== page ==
2. The zero tillage system in Brazil

Besides irrigation there are several practices aimed to reduce the impact of water deficits or, at least, to improve the water efficiency of an irregular rainfall regime. In the last decades, crop management and in particular soil management contributed with significant improvements. As a consequence, the understanding of water relations in the soil-plant-atmosphere system has changed in a positive way using new management practices that allow crops to better face short dry periods or else to respond to a high level of technology.

The zero tillage is one of the most important improvements introduced in the cropping systems, especially in the tropical and subtropical areas. It represents a very important tool for soil and water conservation, since it may improve several physical, chemical and biological soil properties. Field studies conducted in Southern Brazil showed that soils managed with the zero tillage system may promote a better water availability for maize crops, by delaying the water deficit up to 15 days in comparison to the conventional tillage system (Dalmago et al., 2006).

The adoption of the zero tillage system has had a very large expansion in the recent decades in many parts of the world. The zero tillage started to be systematically studied in Brazil by the end of the 1960s. It was introduced to cereal cropping in the Southern Region with the main objective preventing soil erosion and compaction. The expansion to large areas occurred in the 1980s and finally, an impressive increment in the tropical Brazilian regions in the 1990s up to now. As the use of soil has become more and more intensive (in general by two cropping cycles in each year) the problems of soil conservation have also increased, so demanding improvements in management. According to the Brazilian Federation of No-Tillage on Straw (Federação Brasileira de Plantio Direto na Palha, 2006) the zero tillage system covered around 22 millions of hectares in the cropping season of 2003/04 all over the country.

A literature review shows a great variability of results and information describing influences of the zero tillage system on the soil-water relations: in general, it alters the soil porosity and density. One of the most important effects seems to be the change of the soil pores size in the range from 50μm to 8.9 μm, responsible for storing the available water for plants in the soil profile. According to Dalmago et al. (2006), the zero tillage system tends to increase the quantity and diameter of pores in that favors the water retention, in particular in the upper layers of the soil close to the surface. As a consequence, soils under zero tillage may retain around 70 percent of the available water for plants from the field capacity to a matric potential of -0.08MPa (the limit for tensiometry). On the other hand, conventionally tilled soils may retain something more than 50 percent of the available water for plants in the same matric potential.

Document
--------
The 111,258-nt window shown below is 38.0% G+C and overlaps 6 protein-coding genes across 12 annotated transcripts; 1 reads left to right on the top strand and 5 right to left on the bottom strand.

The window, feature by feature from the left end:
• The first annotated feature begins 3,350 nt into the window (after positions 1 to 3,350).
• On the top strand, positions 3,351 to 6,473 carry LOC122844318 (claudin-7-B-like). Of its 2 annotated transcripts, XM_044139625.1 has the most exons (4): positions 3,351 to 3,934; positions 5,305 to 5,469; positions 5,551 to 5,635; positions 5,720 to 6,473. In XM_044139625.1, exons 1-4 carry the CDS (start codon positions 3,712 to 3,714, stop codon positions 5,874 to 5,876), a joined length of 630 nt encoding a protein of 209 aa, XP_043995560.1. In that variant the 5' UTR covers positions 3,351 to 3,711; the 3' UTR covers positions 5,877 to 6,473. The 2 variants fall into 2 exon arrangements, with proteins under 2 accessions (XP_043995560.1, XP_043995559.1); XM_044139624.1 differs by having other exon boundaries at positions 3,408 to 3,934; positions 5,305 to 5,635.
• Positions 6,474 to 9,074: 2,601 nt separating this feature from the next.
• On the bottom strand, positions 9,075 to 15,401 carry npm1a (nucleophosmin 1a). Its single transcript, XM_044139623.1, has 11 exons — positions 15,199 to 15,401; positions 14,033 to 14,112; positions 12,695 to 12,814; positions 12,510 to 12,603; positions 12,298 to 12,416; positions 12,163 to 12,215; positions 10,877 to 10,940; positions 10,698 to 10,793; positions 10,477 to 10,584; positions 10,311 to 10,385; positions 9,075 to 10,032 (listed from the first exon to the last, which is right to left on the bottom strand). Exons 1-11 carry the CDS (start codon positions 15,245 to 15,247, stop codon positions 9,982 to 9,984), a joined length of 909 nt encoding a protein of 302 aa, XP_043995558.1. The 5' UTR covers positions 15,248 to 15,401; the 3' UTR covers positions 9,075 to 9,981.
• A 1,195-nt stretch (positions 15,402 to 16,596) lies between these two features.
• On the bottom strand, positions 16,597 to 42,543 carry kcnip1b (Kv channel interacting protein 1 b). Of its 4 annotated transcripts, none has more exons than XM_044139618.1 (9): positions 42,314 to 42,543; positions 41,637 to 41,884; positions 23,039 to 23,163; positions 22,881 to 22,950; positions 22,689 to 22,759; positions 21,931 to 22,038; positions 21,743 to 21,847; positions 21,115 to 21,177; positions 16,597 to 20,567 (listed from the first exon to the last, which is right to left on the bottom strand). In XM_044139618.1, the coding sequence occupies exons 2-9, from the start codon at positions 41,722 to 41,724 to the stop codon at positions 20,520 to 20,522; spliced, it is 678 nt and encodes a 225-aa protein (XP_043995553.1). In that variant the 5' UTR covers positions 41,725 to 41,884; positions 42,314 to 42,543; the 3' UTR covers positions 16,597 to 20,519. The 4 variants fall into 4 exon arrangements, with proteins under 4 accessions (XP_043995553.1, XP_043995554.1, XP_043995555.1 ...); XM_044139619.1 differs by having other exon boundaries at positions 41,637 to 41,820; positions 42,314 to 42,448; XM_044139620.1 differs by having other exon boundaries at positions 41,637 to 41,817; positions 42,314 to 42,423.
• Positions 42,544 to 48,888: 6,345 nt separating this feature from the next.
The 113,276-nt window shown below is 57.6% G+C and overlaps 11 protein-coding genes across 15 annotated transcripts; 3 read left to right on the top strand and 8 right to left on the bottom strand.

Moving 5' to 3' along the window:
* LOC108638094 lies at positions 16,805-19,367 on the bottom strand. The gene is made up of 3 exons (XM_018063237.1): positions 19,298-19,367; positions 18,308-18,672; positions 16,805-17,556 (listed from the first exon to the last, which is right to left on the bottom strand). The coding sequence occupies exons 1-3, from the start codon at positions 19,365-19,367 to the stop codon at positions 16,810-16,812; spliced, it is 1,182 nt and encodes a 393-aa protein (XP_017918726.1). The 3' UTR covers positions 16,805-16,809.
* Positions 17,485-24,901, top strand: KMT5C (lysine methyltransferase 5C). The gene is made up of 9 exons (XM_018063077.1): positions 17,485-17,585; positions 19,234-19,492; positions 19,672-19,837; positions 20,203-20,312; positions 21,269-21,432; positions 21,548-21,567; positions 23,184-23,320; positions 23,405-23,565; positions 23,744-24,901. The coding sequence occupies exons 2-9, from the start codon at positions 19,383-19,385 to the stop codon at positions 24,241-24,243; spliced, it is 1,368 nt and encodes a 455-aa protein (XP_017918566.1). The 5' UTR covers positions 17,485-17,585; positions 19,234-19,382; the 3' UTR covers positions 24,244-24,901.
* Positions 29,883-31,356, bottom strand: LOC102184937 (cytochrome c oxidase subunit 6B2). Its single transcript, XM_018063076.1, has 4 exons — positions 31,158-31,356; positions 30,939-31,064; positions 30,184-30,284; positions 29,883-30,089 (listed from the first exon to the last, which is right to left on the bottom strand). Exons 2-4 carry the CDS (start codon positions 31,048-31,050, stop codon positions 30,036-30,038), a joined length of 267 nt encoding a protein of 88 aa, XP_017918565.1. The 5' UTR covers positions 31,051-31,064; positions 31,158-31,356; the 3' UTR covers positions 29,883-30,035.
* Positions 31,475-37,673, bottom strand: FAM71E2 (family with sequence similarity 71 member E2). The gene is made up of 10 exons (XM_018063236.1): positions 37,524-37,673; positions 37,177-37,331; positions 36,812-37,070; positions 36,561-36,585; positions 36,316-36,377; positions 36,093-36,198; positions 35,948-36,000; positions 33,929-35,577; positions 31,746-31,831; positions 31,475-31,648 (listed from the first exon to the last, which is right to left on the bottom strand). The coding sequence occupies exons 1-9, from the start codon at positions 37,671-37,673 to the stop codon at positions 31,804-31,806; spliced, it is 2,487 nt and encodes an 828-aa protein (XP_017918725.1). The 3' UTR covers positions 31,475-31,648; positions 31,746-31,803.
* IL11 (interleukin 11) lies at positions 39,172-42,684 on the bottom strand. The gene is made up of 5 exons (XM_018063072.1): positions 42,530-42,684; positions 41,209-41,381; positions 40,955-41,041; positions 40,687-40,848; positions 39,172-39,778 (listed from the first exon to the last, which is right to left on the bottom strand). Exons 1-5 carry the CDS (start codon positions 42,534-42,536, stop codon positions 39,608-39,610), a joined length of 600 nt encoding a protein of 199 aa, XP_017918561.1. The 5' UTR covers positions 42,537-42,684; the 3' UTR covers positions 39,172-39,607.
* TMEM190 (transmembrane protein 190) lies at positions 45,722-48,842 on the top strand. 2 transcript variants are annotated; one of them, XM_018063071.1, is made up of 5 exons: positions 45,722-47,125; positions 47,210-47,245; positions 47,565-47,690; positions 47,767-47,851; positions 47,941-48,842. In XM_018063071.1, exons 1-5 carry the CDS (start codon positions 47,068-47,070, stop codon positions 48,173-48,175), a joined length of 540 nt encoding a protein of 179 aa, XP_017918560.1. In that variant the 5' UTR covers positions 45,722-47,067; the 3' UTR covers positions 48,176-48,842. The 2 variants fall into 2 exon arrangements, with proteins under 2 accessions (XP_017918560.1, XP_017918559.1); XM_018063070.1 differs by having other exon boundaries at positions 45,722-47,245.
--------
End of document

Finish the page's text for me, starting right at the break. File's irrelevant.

Zero tillage may change the water flow and the soil water availability modifying the components of the soil water balance. It affects either the flow of incoming and outgoing water at the soil surface and mainly the water storage into the soil profile. In addition, since zero tillage modifies the physical conditions of the soil, may affect the plant root development modifying the crop pattern of soil water absorption. This means that the water storage and dynamics in the soil must change in relation to the conventional system, a very important aspect when using the irrigation in zero tillage cropping areas.

Other investigations have also shown that the water infiltration in zero tillage soils is improved, in particular when the straw remains on the surface at the beginning of the crop cycle. The straw also reduces the drop impact of heavy rains (as well as of the irrigation drops) on the soil surface by decreasing the kinetic energy of drops and therefore, reducing the soil degradation on the surface. As a consequence, losses of water and soil caused by superficial runoff tend to decrease, reducing the soil erosion and degradation on the surface. As a result, the efficiency of rains is improved since the tillage system increases water infiltration to the soil, particularly in the case of heavy convective precipitations in the tropical and subtropical regions. In conclusion, there are many evidences in favor of the zero tillage system, in particular for its capacity to increase soil water infiltration and water storage, so improving the soil water availability to plants.